June 18, 2020
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IRS Proposes New Rules Regarding Group Exemptions

The IRS allows a “central organization” to obtain a group exemption letter that permits a central organization’s “subordinate organizations” to obtain recognition of their tax-exempt status without applying to the IRS. In essence, the central organization in a group exemption ruling takes on some of the oversight responsibilities the IRS would normally exercise directly with respect to the subordinate organizations—the theory being that the arrangement will lessen the administrative burden on the IRS and on the subordinate organizations participating in the group ruling. Hundreds of thousands of subordinate organizations have obtained their tax-exempt status on this basis, including many religiously-affiliated organizations such as those included in the group exemptions of the Evangelical Lutheran Church in America or the United States Conference of Catholic Bishops.

The IRS has not significantly updated the primary guidance relating to group exemptions, Revenue Procedure 80-27, for 40 years. Accordingly, it came as something of a surprise when on May 4, the IRS issued Notice 20-36, which proposes a new Revenue Procedure for the group exemption process that would—if finalized—change the requirements for organizations seeking new group exemption rulings and some of the requirements applicable to central organizations with existing group exemption letters, including the requirements for adding new subordinate organizations.

Although the Revenue Procedure described in Notice 20-36 is only a proposal, the notice states that the IRS will not accept any new requests for group exemption letters starting on June 17, 2020 and continuing until publication of the final procedure or other guidance.

The proposed Revenue Procedure would create new obligations for central and subordinate organizations and tighten many of the existing requirements. For example, the proposal would generally require all subordinate organizations to have a uniform governing instrument (such as articles of organization) and generally require all central organizations to annually submit a “detailed description of any change in the activities of its subordinate organizations” to the IRS. The proposed requirements may cause central organizations and subordinate organizations to reevaluate the pros and cons of using a group exemption.

The following is an overview of some of the more significant aspects of the proposed Revenue Procedure.

1. New Definitions of “Affiliated With,” “General Supervision,” and “Control”

One of the key existing requirements relating to group exemption letters is that all subordinate organizations must be “affiliated with” and under the “general supervision or control” of their central organization. The IRS has never provided guidance regarding the meaning of these terms, which Notice 20-36 acknowledges has created “confusion and created a lack of consistency for both the IRS and central organizations.”

The proposed procedure aims to clarify these concepts. Rather than adopt a specific definition of “affiliated,” the proposed procedure would provide that a subordinate’s “affiliation” with a central organization will be “demonstrated by the entirety of the information required to be submitted” by the central organization in connection with the group ruling request.

The proposed procedure would provide that a subordinate organization is subject to a central organization’s “general supervision” if the central organization (a) “annually obtains, reviews, and retains information on the subordinate organization’s finances, activities, and compliance with annual [Form 990] filing requirements” and (b) informs the subordinate organization “about the requirements to maintain tax-exempt status under the appropriate paragraph of § 501(c), including [the] annual filing requirements.”[1]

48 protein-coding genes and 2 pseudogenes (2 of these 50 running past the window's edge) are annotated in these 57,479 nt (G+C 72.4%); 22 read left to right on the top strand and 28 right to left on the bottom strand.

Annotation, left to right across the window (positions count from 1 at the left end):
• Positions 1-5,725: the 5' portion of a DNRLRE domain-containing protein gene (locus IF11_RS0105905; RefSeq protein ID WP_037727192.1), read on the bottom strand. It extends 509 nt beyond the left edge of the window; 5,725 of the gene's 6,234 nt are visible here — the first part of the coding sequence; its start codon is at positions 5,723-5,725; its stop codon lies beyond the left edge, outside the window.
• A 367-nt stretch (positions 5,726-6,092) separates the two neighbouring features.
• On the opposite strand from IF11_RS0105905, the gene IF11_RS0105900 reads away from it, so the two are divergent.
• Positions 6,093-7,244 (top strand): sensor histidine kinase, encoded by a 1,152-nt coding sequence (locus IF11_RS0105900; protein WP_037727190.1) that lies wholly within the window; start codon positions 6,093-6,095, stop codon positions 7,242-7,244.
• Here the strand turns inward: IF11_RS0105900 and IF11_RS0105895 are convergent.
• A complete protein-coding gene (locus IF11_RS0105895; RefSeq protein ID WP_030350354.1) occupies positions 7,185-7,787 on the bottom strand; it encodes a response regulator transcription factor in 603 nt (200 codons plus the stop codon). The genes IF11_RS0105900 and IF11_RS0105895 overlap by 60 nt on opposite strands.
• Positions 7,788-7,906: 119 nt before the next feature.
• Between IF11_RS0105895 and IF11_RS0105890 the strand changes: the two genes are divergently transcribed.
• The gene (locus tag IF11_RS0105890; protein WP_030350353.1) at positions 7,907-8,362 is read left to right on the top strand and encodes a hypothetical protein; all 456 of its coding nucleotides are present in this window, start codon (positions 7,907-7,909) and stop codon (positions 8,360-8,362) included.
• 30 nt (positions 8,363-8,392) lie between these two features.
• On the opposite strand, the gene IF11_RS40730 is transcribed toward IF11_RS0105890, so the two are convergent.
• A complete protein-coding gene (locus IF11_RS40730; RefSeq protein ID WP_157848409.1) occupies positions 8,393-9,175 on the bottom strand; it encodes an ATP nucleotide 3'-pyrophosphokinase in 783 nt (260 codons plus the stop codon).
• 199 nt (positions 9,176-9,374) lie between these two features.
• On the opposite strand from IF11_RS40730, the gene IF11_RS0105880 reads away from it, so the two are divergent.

A subordinate organization is subject to a central organization’s “control” if (a) the central organization appoints a majority of the subordinate’s officers, directors, or trustees; or (b) a majority of the subordinate organization’s officers, directors, or trustees are officers, directors, or trustees of the central organization.  

The proposed procedure makes clear that a subordinate organization need only be under a central organization’s general supervision or control and that these definitions only apply to the proposed procedure and the regulation relating to central organization’s ability to file group returns on behalf of the subordinate organizations participating in the group exemption. These definitions do not supply the meaning of “supervision” or “control” in other contexts.

In addition, the proposed regulations state that the new definitions of “general supervision” and “control” do not apply to existing subordinate organizations (which will continue to be governed by the current vague rules). However, a central organization that meets the proposed requirements will be deemed to exercise “general supervision” or “control,” as applicable.

2. New Minimum Number of Participants in Group Ruling

If the new procedure is adopted, a central organization seeking a group exemption letter must have at least five subordinate organizations. This new requirement appears to be based purely on a desire to lessen the administrative burden on the exempt organizations division of the IRS—the IRS has calculated that its resource expenditure for processing group exemption applications is not justifiable unless it is thereby not required to process at least five exemption applications for subordinate organizations that would otherwise apply on an individual basis. Smaller groups simply do not offer the administrative efficiencies that the IRS was hoping for when it initially implemented group exemption procedures.

3. One Group Exemption Ruling per Central Organization

The proposed procedure would not allow a central organization to hold more than one group exemption letter. Currently, it is permissible for a single organization to obtain multiple group rulings; however, the IRS appears to have concluded that central organizations are less likely to exercise the expected levels of supervision or control over their subordinate organizations if they are attempting to administer multiple groups at once.

4. Requirements for a Central Organization to Maintain a Group Exemption Letter

When requesting a new group exemption, the new procedure would require central organizations to submit information, including a sample copy of the subordinate organizations’ uniform governing instrument, and representations indicating that the subordinate organizations meet the requirements outlined above. This requirement would apply to central organizations that add any new subordinate organizations to an existing group exemption letter.